Familial amyloidosis is an inherited condition that can affect multiple organs throughout the body and sometimes lead to organ failure. It is caused by an abnormal protein called amyloid.
- Over 100 different mutations of the amyloid protein are associated with this condition. It’s passed down from one or both parents to their child.
- Although these protein mutations are present at birth, symptoms often do not appear until much later.
- Familial amyloidosis can damage the heart, kidneys, nervous system, and other organs. One of the only treatments for this condition is a liver transplantation.
Familial amyloidosis is an inherited genetic condition, which means that it is passed down from one or both parents to their children. This is the only way to contract this condition. It causes an abnormal protein called amyloid to build up throughout the body, which can lead to complications in the heart, kidneys, nervous system, and other organs.
There are over 100 possible mutations that can cause familial amyloidosis. Depending on the type of mutation, its symptoms, severity, and characteristics will vary.
While the genetic mutations of familial amyloidosis are present at birth, symptoms do not usually appear until amyloid deposits have become large enough to cause complications. This does not occur until adulthood.
The following are some of the most common symptoms of familial amyloidosis:
- Carpal tunnel syndrome
- Diarrhea or constipation
- Dizziness when standing (orthostatic hypotension)
- Enlarged heart (cardiomyopathy)
- Enlarged tongue
- Irregular heartbeat
- Numbness, tingling, or pain in hands and feet (neuropathy)
- Protein in the urine
- Purplish patches around the eyes
- Severe fatigue
- Shortness of breath
- Skin changes such as easy bruising or thickening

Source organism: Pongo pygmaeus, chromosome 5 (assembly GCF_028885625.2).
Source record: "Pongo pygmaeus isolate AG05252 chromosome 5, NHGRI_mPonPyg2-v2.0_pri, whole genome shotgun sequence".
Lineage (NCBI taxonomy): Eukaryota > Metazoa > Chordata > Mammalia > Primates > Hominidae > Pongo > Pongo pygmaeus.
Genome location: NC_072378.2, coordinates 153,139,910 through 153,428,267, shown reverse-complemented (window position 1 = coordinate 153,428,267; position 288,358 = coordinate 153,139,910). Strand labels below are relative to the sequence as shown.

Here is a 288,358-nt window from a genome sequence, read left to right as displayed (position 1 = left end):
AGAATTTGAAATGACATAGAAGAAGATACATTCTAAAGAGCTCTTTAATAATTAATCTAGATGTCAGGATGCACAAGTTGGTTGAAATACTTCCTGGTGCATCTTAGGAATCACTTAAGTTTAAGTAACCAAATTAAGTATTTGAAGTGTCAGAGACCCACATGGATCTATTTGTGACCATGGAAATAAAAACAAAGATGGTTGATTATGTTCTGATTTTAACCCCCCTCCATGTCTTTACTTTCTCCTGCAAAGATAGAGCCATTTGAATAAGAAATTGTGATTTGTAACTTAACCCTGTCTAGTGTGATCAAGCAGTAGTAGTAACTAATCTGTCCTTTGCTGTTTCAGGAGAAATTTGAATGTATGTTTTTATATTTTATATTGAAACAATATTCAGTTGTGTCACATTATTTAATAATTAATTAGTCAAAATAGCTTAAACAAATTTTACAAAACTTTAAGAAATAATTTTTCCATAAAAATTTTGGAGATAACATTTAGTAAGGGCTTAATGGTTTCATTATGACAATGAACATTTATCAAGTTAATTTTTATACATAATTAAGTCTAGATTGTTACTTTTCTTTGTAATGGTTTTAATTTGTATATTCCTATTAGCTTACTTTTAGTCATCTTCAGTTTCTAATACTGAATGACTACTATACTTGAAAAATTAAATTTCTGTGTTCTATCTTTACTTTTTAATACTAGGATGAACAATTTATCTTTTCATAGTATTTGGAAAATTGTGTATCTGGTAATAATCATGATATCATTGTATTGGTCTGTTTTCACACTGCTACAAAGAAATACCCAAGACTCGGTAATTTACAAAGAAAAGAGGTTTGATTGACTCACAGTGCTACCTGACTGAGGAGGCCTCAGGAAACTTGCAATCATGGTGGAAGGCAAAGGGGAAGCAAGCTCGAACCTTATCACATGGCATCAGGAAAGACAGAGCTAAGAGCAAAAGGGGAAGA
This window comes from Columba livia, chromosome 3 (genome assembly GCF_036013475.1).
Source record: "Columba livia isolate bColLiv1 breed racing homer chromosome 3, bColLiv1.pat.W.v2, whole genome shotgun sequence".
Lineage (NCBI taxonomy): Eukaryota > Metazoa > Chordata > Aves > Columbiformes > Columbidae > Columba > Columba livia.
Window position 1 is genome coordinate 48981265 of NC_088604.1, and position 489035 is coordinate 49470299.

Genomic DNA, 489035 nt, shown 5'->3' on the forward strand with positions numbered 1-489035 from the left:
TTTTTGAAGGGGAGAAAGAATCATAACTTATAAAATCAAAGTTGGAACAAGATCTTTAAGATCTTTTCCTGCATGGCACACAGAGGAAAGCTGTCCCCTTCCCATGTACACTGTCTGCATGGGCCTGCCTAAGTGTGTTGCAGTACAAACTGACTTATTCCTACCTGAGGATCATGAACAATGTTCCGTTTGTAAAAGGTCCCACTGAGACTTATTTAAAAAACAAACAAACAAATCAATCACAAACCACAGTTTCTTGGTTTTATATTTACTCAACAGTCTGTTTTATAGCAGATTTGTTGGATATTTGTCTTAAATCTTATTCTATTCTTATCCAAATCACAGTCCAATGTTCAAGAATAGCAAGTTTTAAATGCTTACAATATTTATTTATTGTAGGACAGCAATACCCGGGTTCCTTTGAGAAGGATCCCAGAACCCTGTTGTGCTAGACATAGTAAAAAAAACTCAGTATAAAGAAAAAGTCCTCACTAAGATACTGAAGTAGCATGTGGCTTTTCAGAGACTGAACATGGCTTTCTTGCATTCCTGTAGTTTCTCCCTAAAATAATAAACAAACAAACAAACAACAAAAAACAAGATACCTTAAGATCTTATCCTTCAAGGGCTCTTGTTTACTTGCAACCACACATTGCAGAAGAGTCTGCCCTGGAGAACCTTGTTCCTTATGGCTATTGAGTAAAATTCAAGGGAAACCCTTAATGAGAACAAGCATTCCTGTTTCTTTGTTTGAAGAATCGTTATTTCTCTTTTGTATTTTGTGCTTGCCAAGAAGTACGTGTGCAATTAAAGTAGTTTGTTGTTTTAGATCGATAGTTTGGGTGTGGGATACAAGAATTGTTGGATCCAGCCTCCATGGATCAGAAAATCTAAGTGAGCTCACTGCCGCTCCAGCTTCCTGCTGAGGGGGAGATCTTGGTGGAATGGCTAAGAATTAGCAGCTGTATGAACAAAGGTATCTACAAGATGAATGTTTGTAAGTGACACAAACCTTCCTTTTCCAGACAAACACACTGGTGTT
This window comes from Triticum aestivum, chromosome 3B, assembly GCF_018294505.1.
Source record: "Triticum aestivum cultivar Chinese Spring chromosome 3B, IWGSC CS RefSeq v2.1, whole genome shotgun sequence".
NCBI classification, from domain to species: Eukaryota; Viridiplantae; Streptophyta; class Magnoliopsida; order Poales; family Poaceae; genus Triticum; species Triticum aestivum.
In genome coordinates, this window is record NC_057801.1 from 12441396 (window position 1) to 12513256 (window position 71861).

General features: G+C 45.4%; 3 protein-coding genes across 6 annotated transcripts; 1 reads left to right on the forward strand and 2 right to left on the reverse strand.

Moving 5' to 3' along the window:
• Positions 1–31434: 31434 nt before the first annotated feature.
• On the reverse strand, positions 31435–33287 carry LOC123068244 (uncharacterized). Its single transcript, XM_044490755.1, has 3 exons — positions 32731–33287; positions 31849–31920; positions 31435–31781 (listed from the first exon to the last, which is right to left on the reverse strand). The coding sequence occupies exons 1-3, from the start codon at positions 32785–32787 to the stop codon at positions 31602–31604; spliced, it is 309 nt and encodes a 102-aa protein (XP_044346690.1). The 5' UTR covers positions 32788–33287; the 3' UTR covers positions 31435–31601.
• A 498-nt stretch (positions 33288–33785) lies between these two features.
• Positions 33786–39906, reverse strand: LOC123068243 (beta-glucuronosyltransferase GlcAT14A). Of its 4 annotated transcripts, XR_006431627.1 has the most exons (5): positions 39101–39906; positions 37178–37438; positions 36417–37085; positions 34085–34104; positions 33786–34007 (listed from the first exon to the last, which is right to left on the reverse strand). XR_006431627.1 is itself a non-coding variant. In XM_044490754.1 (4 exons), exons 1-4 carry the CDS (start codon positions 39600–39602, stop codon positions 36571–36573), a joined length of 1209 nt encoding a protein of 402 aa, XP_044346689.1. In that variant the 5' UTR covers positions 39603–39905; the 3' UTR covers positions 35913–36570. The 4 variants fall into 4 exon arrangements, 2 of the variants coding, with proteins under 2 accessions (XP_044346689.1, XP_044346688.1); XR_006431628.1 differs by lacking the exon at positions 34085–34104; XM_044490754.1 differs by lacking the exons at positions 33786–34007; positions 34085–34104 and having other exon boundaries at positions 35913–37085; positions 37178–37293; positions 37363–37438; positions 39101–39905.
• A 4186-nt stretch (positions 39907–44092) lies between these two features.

- Swelling of the legs and ankles
- Weight loss
As an inherited condition, diagnosing familial amyloidosis begins with identifying a family history of the disease. If there is no family history, then doctors may conduct a physical examination to test for symptoms such as neuropathy (numbness in hands and feet).
The following are some other common ways of diagnosing familial amyloidosis:
- Blood and Urine Tests: These help confirm a diagnosis and identify which organs have been affected, as well as the severity of their damage.
- Genetic Test: This can help identify the specific type of familial amyloidosis present.
- Tissue Biopsy: This is a surgical procedure that removes a tiny portion of tissue so that doctors can examine it under a microscope. Doing this can help them identify amyloid deposits and confirm a diagnosis.
The only treatment that can potentially cure familial amyloidosis is a liver transplantation. This is because the amyloid protein that causes this condition is produced in the liver. By removing the liver and replacing it with a healthy donor liver, it’s possible to remove as much as 95 percent of the mutated amyloid protein. Read more about liver transplantations.
Other available treatments can help ease symptoms and stop organ damage. These include:
- Cardiac and Blood Pressure Medications: These can help reduce problems such as high blood pressure or elevated heart rate.
- Dietary Changes: A low-salt diet can help ease cardiac problems, reduce fluid retention, and stop nausea, vomiting, and other digestive symptoms.
- Pain Medications: These can help reduce the burning and tingling sensations that are associated with neuropathy.
Familial amyloidosis affects everyone differently depending on the type of amyloid mutation. For some, the symptoms may be few and/or minor. For others with a different type of mutation, the condition could be life-threatening. Regardless, the best way to ensure successful treatment is to make an early diagnosis, before amyloid builds up to dangerous levels.
Columbia doctors and medical staff can help diagnose and manage the symptoms of every type of familial amyloidosis. Our center is also a nationwide leader in liver transplantations.
Call us at (877) LIVER MD/ (877) 548-3763 or use our online form to schedule an appointment.